Here I am back from a long reprieve from writing. And now that I am back I’ve realized how much I missed it. On occasion a writer must go on the impulse of a thought. Thoughts are fleeting and so they might escape unless they be written down. So this is not what I usually write about, but I hope you’ll find it relevant nonetheless.
Late last week I was struck by the dedication of two women in history. Naturally, not being able to get it off the brain, I had to write about it. On a Friday evening I found myself watching The Duchess, staring Kiera Knightley. Instead of escaping into the great abyss that is the television, I found myself thinking about important issues. Great way to unwind on a Friday, huh?
The duchess is a true account (with some embellishments) of the life of the duchess of Devonshire, England. She marries at a very young age the duke of Devonshire; who, despite his great wealth and want of connection, seems to only care about securing his heir to the throne. After several failed attempts to have a boy, the duke begins to look elsewhere. He ends up marrying the duchess’s best friend and the three of them live together until her death.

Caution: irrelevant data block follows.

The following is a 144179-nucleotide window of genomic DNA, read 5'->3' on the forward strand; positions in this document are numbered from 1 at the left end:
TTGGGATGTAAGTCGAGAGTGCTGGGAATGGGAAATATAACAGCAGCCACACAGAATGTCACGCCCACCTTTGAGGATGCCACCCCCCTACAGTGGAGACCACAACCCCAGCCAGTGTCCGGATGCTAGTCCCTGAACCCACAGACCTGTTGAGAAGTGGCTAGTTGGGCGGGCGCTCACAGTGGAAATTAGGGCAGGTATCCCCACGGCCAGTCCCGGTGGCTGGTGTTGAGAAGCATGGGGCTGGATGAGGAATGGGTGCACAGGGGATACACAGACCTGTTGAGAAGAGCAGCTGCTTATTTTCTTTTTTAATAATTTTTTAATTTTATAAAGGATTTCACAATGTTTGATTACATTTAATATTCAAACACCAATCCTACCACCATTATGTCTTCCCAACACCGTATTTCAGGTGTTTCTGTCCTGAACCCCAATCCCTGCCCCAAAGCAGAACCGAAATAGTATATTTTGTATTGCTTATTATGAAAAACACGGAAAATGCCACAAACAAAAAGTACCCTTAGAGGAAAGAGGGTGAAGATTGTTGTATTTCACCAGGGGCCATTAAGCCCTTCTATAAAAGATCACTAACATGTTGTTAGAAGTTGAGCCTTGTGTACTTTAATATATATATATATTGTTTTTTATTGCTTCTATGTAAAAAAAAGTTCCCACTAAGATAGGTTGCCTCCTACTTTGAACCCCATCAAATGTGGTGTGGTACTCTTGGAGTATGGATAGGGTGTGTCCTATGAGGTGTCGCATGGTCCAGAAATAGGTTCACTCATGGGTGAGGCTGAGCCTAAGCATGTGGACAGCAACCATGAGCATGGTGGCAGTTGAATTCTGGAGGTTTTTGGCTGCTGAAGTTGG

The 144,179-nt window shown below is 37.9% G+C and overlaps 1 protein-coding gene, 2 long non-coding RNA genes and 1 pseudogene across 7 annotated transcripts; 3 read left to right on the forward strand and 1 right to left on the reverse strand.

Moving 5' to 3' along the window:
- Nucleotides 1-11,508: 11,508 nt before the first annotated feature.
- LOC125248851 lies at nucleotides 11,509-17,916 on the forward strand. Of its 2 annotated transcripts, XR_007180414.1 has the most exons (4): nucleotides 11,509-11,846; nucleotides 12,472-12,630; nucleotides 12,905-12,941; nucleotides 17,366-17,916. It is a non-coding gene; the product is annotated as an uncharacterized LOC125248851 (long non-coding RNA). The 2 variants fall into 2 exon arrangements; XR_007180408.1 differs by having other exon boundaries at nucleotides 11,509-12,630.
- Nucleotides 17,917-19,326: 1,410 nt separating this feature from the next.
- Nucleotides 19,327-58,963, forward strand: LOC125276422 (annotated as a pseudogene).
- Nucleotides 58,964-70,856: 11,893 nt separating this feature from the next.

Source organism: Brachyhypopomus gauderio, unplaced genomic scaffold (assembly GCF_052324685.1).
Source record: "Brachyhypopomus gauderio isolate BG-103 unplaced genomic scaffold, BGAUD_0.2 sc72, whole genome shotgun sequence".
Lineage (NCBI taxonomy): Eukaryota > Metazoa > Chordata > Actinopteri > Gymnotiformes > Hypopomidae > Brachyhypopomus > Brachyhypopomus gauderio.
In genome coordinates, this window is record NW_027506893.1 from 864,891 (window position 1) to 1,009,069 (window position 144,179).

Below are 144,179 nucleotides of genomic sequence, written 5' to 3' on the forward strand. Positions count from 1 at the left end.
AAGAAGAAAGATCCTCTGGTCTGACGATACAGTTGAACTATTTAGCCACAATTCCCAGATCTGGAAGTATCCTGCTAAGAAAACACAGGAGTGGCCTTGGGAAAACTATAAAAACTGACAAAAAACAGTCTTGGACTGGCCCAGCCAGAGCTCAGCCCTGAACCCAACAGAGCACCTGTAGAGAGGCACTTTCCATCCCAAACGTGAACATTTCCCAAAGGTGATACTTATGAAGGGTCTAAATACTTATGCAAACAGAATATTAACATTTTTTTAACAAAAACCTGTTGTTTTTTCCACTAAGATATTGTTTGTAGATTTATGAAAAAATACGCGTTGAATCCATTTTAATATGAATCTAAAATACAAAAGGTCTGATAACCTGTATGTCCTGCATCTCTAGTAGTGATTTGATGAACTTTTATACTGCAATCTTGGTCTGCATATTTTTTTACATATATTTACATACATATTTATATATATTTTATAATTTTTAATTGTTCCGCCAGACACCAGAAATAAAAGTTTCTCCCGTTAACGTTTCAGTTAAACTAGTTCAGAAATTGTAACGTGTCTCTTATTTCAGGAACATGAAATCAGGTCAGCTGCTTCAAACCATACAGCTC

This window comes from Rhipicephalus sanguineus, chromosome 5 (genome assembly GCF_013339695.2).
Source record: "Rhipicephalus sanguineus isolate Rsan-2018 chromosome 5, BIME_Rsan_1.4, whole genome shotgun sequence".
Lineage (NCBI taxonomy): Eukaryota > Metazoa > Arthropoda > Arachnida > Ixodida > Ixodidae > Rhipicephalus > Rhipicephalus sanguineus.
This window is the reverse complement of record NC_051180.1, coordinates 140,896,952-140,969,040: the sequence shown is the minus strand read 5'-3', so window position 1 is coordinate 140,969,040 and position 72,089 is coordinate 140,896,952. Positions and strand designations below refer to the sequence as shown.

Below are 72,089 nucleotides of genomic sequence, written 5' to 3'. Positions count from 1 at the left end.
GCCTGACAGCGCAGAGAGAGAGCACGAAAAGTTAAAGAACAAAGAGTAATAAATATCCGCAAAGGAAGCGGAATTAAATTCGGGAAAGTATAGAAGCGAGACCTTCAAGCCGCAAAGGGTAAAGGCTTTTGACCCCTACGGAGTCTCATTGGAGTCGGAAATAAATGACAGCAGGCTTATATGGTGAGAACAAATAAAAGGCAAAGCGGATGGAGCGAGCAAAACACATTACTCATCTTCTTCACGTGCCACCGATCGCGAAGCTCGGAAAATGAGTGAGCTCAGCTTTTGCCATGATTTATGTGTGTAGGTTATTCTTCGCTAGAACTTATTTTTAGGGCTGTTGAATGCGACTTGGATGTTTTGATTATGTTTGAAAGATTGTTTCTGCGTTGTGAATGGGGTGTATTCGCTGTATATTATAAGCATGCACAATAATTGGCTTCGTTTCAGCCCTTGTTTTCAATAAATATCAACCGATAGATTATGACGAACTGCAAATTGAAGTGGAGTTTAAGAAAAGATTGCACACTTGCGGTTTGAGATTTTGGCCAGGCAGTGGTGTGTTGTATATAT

It’s tempting for a girl alone and with a bottle of wine in hand to scream at the TV because of this nonsense. But my words would fall on deaf ears. There is no happy ending, no justice done. Times were different then. Women were utterly and completely dependent on men, and men could do whatever they wanted.
Now, is this some feminist rant? Hardly. What struck me was her determination and resilience despite the culture in which she lived. The duchess was smart, opinionated, she was a fashion icon, and she was involved in politics. I was also reminded of Jane Austen throughout this movie. She is not only one of the classics that inspired me to write, but she saw way beyond her time and became a woman’s rights activist in her own way.
Today, women don’t suffer as much from what I would call blatant discrimination. Although one could argue there’s discrimination against women in the workplace but that is not for me to discuss. No, we suffer more within. Insecurity, fear, and doubt are our vices. Even now as I write this, I realize I’ve gotten off the writing horse for a while and it’s hard to get back on again. Back to being vulnerable. But at the end of the day, I would rather be vulnerable than live in a safe bubble and never experience the world.
There’s a twinge of excitement within my bones when I realize my potential and that it’s within my grasp. The only person holding me back is myself. So whether you are man or woman, here’s to living a life of purpose.